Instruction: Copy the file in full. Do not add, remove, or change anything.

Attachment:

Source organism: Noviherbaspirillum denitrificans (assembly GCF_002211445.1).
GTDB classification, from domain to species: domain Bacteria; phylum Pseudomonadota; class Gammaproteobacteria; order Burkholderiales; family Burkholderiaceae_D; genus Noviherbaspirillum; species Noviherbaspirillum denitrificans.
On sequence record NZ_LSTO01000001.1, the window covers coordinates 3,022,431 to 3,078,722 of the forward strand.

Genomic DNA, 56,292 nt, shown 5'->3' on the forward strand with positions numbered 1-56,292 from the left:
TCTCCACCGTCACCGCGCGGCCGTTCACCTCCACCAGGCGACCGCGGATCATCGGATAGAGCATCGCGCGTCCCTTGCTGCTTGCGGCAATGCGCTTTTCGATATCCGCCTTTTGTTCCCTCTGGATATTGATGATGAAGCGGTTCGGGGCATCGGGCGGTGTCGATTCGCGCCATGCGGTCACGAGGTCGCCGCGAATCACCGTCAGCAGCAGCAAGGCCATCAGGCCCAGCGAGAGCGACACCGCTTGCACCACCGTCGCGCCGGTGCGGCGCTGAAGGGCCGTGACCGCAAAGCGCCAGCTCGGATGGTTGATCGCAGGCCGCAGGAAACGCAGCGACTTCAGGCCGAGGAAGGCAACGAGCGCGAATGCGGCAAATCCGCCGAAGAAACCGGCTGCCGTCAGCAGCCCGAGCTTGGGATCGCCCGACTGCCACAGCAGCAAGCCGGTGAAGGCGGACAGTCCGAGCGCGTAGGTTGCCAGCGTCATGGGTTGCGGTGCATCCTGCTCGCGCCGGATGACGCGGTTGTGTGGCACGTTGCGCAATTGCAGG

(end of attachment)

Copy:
Source organism: Noviherbaspirillum denitrificans (assembly GCF_002211445.1).
GTDB classification, from domain to species: domain Bacteria; phylum Pseudomonadota; class Gammaproteobacteria; order Burkholderiales; family Burkholderiaceae_D; genus Noviherbaspirillum; species Noviherbaspirillum denitrificans.
On sequence record NZ_LSTO01000001.1, the window covers coordinates 3,022,431 to 3,078,722 of the forward strand.

Genomic DNA, 56,292 nt, shown 5'->3' on the forward strand with positions numbered 1-56,292 from the left:
TCTCCACCGTCACCGCGCGGCCGTTCACCTCCACCAGGCGACCGCGGATCATCGGATAGAGCATCGCGCGTCCCTTGCTGCTTGCGGCAATGCGCTTTTCGATATCCGCCTTTTGTTCCCTCTGGATATTGATGATGAAGCGGTTCGGGGCATCGGGCGGTGTCGATTCGCGCCATGCGGTCACGAGGTCGCCGCGAATCACCGTCAGCAGCAGCAAGGCCATCAGGCCCAGCGAGAGCGACACCGCTTGCACCACCGTCGCGCCGGTGCGGCGCTGAAGGGCCGTGACCGCAAAGCGCCAGCTCGGATGGTTGATCGCAGGCCGCAGGAAACGCAGCGACTTCAGGCCGAGGAAGGCAACGAGCGCGAATGCGGCAAATCCGCCGAAGAAACCGGCTGCCGTCAGCAGCCCGAGCTTGGGATCGCCCGACTGCCACAGCAGCAAGCCGGTGAAGGCGGACAGTCCGAGCGCGTAGGTTGCCAGCGTCATGGGTTGCGGTGCATCCTGCTCGCGCCGGATGACGCGGTTGTGTGGCACGTTGCGCAATTGCAGG